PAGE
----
Microsoft reported an increase in revenue last quarter that indicates businesses are buying more PCs and using them to access cloud-based software.
Microsoft said July 22 revenue rose by 18 percent in the fiscal fourth quarter to $23.4 billion. Net income for the quarter ended June 30 fell 7 percent year over year to $4.6 billion, while EPS came in at 55 cents a share.
Earnings were reduced by the Nokia acquisition completed in April.
As in previous quarters, Microsoft reported strong growth in the cloud. Commercial cloud revenue, which would include Office 365, Azure and Dynamics business applications, grew 147 percent with an annualized run rate of more than $4.4 billion.
The number of Office 365 Home and Personal subscribers, which are mostly consumers, topped 5.6 million with 1 million added during the last quarter.
The numbers are "a good indication that cloud is becoming more vital" to Microsoft, Ted Schadler, analyst for Forrester Research, told CruxialCIO.
In talking to IT executives, R "Ray" Wang, analyst for Constellation Research, has found that many enterprises are looking to Redmond for help migrating to the cloud.
"Microsoft is seen as the trusted adviser," Wang said.
Cloud subscriptions were not all businesses were buying. Windows volume licensing revenue grew 11 percent, an indication that PC sales were also up.
"That does indicate there's a bit of a revival in the PC market," Forrester analyst Andrew Bartels said, pointing out that Windows sales were flat last quarter and down the period before.
Microsoft revenue up 18% on cloud, PC spending.
Indeed, the global PC market, which fell 9.5 percent in 2013, was expected to drop only 2.9 percent this year, according to Gartner. Next year, sales are predicted to grow by 2.6 percent, the first increase since early 2012.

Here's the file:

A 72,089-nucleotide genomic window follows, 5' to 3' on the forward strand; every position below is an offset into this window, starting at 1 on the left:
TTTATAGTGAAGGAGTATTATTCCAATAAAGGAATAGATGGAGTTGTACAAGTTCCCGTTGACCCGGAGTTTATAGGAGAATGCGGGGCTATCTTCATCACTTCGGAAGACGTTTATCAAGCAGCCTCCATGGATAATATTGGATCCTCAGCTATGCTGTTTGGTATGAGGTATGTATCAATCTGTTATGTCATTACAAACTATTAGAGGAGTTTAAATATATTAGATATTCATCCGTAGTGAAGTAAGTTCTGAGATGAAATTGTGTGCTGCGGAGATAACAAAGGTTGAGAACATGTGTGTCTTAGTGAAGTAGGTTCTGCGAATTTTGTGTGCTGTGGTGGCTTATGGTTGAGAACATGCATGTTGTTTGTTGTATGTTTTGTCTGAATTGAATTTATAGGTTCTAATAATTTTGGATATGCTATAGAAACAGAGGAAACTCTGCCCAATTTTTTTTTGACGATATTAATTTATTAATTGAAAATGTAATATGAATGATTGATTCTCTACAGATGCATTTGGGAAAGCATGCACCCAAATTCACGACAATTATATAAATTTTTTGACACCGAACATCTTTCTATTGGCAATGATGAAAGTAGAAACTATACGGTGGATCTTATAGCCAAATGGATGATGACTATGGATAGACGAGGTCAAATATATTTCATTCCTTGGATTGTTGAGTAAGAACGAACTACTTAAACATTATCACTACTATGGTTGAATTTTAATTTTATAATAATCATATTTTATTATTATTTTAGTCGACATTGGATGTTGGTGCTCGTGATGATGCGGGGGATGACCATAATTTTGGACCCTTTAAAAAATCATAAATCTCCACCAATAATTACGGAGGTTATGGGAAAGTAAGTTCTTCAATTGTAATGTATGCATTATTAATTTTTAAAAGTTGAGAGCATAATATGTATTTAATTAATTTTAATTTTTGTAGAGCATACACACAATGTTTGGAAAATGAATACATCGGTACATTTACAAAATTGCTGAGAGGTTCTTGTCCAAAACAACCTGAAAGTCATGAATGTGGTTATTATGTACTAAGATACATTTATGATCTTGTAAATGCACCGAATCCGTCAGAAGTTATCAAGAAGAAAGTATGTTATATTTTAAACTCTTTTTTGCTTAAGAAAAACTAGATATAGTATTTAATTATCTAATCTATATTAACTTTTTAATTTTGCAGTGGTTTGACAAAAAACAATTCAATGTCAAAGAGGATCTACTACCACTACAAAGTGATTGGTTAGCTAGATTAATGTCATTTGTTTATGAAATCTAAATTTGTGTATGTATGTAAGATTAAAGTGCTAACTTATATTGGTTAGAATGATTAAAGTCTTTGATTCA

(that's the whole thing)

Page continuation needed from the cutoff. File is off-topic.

Contributing to the market recovery are businesses upgrading from PCs running Windows XP, which Microsoft stopped supporting in April. In addition, businesses and consumers are finding that work-related tasks often require the computing power of a laptop.
For the current quarter, Microsoft forecast software-licensing revenue from devices and consumer products of $4.1 billion to $4.2 billion.
"This range reflects an ongoing business PC refresh cycle, headwinds for consumer PCs and a continued moderation of the benefits from the XP end of support," Amy Hood, chief financial officer for Microsoft, told analysts in a conference call following the release of earnings.
Revenue from server products grew by 16 percent, with double-digit growth for SQL Server and System Center, which is software for managing servers on-premise and in the Azure cloud.
"Overall, we've had a major rebound of our server line up," Microsoft Chief Executive Satya Nadella told analysts.
The Nokia acquisition weighed heavily on Microsoft results. The purchase reduced earnings by 8 cents a share and operating income by $692 million. Hood told analysts that the company planned to take $1 billion in costs from the Nokia operation and stop its losses by fiscal 2016.
Earnings were released a week after Nadella announced the company would cut 18,000 jobs. Nearly 90 percent of the reduction was due to worker overlap from Nokia.
The pre-tax cost of the restructuring was estimated at between $1.1 billion and $1.6 billion, which would be recorded mostly in the first half of the current fiscal year.